Key to a healthy Pei layered heated bed

Hello, This will be short but sweet.

The key to a long lasting Pei print surface is: Let it cool down to part removal Temp.
Pulling a part off at full adhesion and temp will only warp the surface and pull up the silicone adhesive underneath it. Not only wait till it cools down, don’t use acetone on it (it will ruin it) to clean up. Parts printed with a material (PC,NYLON,PEEK)high water absorption will pull away at the Pei and leave bubbles if the adhesion is too high.

With this idea in mind, it might be smart to remove Pei and print on glass(Borosilicate GLASS :smiley: ) with abs slurry for PolyCarbonate, to protect the Pei from Acetone degradation and elite scrutiny :mrgreen:
Borosilicate glass is a type of glass with silica and boron trioxide as the main glass-forming constituents. Borosilicate glasses are known for having very low coefficients of thermal expansion (~3 × 10−6 /°C at 20 °C), making them resistant to thermal shock, more so than any other common glass. Such glass is less subject to thermal stress and is commonly used for the construction of reagent bottles. Borosilicate glass is sold under such trade names as Simax, Borcam, Borosil, Suprax, Kimax, Heatex, Pyrex, Endural, Schott, or Refmex, Kimble.

Printing on bare glass is always a horrible idea. Glass flakes off in sharp pointy shards. If you are getting pei bed lifting you don’t have the right part remover. I recommend the Caledon gadgets cheese wedge with the slice bit taped over. I remove most of my parts with the bed just bairly cool from 105, and I get little if any lifting. Ever. the key is wedge separation removal. You aren’t lifting the part, you are pressing the pei bed down away from the part into the adhesive.

You are right about glass being a horrible way to go about printing.

Thanks for the ideas, but you presume a lot. I Never meant print on glass not treated with abs slurry or Pva.
:unamused:Usually I do not use a part remover, because my parts come off at 50 c and forget about it. My Pei plate is fine I never said it came up, it could and I see every post on here about bubbles in their pei. Solution:Let it cool down and don’t print a part with high adhesion(z axis offset)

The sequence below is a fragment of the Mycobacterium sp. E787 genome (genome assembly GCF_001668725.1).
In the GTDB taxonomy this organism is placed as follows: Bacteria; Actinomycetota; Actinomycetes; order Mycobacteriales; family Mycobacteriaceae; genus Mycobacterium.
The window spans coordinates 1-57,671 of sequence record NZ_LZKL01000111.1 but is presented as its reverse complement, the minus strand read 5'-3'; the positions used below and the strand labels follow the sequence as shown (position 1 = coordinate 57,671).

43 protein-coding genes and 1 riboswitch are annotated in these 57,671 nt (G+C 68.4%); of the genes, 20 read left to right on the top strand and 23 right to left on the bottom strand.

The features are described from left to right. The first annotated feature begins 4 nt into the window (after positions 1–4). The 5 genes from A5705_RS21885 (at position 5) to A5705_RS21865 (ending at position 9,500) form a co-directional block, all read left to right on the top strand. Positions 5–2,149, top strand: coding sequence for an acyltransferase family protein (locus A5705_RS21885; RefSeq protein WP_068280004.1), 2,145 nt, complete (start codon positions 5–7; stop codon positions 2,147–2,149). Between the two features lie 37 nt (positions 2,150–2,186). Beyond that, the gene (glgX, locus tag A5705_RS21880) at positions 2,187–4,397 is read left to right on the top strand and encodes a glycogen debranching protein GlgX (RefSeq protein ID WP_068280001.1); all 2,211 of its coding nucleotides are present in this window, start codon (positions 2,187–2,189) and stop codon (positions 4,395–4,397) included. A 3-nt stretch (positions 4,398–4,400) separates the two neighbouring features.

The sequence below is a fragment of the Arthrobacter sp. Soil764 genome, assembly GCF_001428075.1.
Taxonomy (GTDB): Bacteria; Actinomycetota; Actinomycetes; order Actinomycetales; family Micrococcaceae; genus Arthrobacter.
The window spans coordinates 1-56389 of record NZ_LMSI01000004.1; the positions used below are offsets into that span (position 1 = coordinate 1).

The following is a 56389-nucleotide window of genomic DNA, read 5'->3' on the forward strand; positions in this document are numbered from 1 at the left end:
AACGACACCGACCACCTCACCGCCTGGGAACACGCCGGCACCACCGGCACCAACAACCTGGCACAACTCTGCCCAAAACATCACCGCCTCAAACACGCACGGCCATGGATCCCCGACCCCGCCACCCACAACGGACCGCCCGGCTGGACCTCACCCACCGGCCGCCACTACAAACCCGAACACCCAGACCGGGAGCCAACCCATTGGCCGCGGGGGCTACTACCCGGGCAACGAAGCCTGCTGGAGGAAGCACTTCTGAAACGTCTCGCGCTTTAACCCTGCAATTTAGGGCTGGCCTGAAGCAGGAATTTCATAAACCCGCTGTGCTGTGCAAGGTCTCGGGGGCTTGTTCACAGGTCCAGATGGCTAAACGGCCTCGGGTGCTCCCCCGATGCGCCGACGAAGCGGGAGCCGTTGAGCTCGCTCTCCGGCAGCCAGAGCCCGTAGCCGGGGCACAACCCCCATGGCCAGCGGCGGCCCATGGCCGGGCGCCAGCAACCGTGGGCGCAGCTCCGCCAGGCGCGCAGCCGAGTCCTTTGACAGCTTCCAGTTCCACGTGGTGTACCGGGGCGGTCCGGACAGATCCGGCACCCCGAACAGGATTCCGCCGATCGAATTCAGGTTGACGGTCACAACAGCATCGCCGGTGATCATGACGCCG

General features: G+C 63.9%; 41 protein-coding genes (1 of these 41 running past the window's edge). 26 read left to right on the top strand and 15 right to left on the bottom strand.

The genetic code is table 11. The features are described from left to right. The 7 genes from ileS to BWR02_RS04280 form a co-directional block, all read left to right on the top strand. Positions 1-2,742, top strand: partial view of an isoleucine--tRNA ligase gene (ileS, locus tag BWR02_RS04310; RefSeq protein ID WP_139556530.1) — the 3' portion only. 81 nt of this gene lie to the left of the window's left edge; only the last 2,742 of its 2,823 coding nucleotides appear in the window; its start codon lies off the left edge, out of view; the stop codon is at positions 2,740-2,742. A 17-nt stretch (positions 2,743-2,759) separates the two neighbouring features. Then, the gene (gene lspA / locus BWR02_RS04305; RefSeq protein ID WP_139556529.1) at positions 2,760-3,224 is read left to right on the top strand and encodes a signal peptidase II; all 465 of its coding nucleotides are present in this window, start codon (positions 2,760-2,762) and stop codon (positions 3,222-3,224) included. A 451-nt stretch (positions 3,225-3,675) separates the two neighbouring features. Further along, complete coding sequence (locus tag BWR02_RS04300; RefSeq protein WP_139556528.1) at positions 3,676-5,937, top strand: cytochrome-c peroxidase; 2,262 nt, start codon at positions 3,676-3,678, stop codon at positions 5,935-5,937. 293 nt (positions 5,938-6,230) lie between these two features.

Do you work for lulz. I see you everywhere Jebba is commenting???

Man that scanner was nice , Who got it??? :nerd:

Nope, I do not work for Lulzbot. I just post in forums a lot. Its a habit. I used to be a forum admin for a pretty large mmo gaming forum, so I tend to be prolific in posting, and 3d printing is a relitivly small forum community to begin with.

Please see my recent post on PEI tips I learned from my recent e-mail to Lulzbot. It’s not only removing at the removal temp, but also not letting the bed cool down then reheating the bed to remove it. Add code to have the printer hold the bed at the appropriate removal temp if you plan on the print finishing when you’re not around.


All I can say is I have owned two TAZ printers with the PEI bed and letting them cool down is the key to getting parts off without damage to the surface. I now have a MakerGear M2 and the first thing I did is order the 3M adhesive and PEI sheet from Amazon. The material I got for the bed is .06 thick, I had a heck of a time cutting the stuff and getting it installed. Lessons learned and next time it will be a lot easier.

Now using it the same as I did on the TAZ heated to print and cool to remove. Nothing coming up, no bubbles no issues, it just works. Did I say it was tough. Perhaps TAZ needs to switch to the heavier PEI sheet?

Buy one of these, wrap heavy duty tape around the slicy bit, or file that off:

Never have a part removal issue ever again. I tried to get the company to sell me about 60 of them without the slicer cut, but they thought I was jokeing apperently. Best 3d printer part removal tool ever made.

And this is what I use,

I have the bottom smoothed a bit with some wet / dry 600 grit to keep from digging into the bed.

I have a similar one to that for separating parts that are further back than the cheese thingy can reach

I use HIPS almost exclusively and after the first few prints haven’t had any issues with removing rings, even those with a pretty large flat profile. I don’t know whether the bed gets “seasoned” with use, or if the occasional swiping with an IPA (Isopropyl Alcohol) wipe has helped, but allowing the bed to cool to the pre-programmed temperature (60C for HIPS) has worked for me.

However, after struggling with the “Clam Knife” that is supplied with the Mini, I experimented with a number of tools, settling on the #2 palette knife from this set:

Palette 2.jpg
The blade did have a slight burr on it, but emery cloth took care of that. It is razor then, reasonably flexible and reasonably priced (I got two sets). Here is a larger, heavier duty version:

Keep Printing!